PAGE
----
Fast forward to the beginning of the 21st century. The technical obstacles have been conquered, and it is now possible to shoot a film in one continuous take. The old-fashioned reels are gone. A steadicam can be taken virtually anywhere, and the footage can go in digital format directly to a single disk. No need for editing. But now the whole enterprise becomes precarious indeed, especially if you have your "studio" for only one day. In Sokurov's case, his studio was the famed State Hermitage Museum, once the tsars' Winter Palace, in St. Petersburg, Russia. Museum officials gave him a single day to accomplish this unlikely feat. Had anything gone wrong, the effort would have had to be abandoned, with much time and expense wasted. Yet after three (or four, depending on whose account you read) attempts, Sokurov and his thousands of actors met with success, producing what in my opinion is a minor masterpiece.

Alfred Hitchcock's Rope
Now to the films themselves, beginning with Rope, the story of two young men who murder a former classmate just for the thrill of it. The plot is borrowed from the Leopold and Loeb murder case of 1924. Here Brandon Shaw (John Dall) and Philip Morgan (Farley Granger) strangle David Kentley (Dick Hogan) in the opening scene. This is not a whodunit. The audience knows what has happened. The only real uncertainty is how long it will take their former teacher Rupert Cadell (Jimmy Stewart) to figure it out for himself and bring the killers to justice. After murdering their friend, the young men hide the body in a chest in the living room. They then proceed to host a party for the victim's family and fiancée, with a buffet dinner spread on top of the chest. This is supposed to be the perfect murder, committed by ostensibly superior human beings against a supposed inferior.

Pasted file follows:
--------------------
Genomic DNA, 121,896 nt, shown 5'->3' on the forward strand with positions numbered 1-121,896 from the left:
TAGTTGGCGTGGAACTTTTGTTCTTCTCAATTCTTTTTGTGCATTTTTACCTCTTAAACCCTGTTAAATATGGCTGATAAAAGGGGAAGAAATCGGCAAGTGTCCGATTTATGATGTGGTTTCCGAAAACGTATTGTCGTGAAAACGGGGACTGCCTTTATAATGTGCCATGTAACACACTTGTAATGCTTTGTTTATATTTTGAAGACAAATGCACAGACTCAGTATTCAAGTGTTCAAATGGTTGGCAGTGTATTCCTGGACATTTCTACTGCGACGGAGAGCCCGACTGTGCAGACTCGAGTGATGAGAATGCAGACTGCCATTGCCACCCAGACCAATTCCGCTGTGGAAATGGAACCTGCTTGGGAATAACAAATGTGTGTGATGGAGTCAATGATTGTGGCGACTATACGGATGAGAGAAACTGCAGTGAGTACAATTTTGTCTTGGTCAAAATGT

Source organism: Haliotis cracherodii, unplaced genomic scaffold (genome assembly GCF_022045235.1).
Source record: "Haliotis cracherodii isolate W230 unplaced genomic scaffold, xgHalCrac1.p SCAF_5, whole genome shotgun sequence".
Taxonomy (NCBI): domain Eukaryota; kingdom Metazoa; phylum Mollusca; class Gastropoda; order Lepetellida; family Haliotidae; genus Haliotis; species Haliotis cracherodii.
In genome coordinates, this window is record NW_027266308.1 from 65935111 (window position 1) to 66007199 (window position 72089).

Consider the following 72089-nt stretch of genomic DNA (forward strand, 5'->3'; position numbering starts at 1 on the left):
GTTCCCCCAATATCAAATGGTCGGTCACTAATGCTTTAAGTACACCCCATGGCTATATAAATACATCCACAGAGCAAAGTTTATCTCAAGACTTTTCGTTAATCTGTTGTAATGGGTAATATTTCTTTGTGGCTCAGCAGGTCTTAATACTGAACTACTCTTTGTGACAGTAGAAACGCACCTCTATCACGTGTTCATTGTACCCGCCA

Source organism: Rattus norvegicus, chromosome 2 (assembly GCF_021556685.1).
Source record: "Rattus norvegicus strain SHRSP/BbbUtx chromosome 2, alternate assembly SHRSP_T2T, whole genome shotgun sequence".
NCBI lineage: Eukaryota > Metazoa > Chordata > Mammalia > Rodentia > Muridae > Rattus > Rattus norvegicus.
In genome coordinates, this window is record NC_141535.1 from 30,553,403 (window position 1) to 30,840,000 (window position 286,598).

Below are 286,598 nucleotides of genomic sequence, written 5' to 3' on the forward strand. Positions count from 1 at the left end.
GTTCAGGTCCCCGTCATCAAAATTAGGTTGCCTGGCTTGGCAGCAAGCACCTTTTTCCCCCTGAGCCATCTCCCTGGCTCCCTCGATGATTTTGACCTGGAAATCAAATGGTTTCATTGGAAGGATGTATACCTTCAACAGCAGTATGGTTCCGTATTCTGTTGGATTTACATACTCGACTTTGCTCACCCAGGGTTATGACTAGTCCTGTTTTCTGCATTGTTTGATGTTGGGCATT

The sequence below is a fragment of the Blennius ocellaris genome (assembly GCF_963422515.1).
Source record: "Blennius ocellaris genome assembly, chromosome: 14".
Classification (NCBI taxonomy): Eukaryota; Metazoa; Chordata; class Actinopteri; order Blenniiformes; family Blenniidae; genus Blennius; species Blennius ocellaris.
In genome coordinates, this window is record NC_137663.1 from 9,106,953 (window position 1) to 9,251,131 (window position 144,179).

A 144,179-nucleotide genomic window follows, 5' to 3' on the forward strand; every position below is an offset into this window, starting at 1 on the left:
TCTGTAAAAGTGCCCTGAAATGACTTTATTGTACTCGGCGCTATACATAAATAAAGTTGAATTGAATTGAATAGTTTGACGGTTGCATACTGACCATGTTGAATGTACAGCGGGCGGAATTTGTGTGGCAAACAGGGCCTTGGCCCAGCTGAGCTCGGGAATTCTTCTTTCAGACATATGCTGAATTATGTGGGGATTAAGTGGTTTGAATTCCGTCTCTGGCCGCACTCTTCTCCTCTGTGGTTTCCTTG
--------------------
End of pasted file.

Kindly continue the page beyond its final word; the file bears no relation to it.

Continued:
Made only three years after the end of the nazi régime in Germany, the film has a Nietzschean element running through it. Cadell has taught this worldview to his students and, egged on by Shaw, even makes a tongue-in-cheek speech extolling the benefits of murder to the guests at the party. Yet when Cadell discovers the truth and becomes aware of his own intellectual contribution to the crime, he rather suddenly becomes a liberal believer in equality and human rights, a transformation that not only comes a little too late but lacks plausibility — as if Heinrich Himmler could become John Rawls overnight.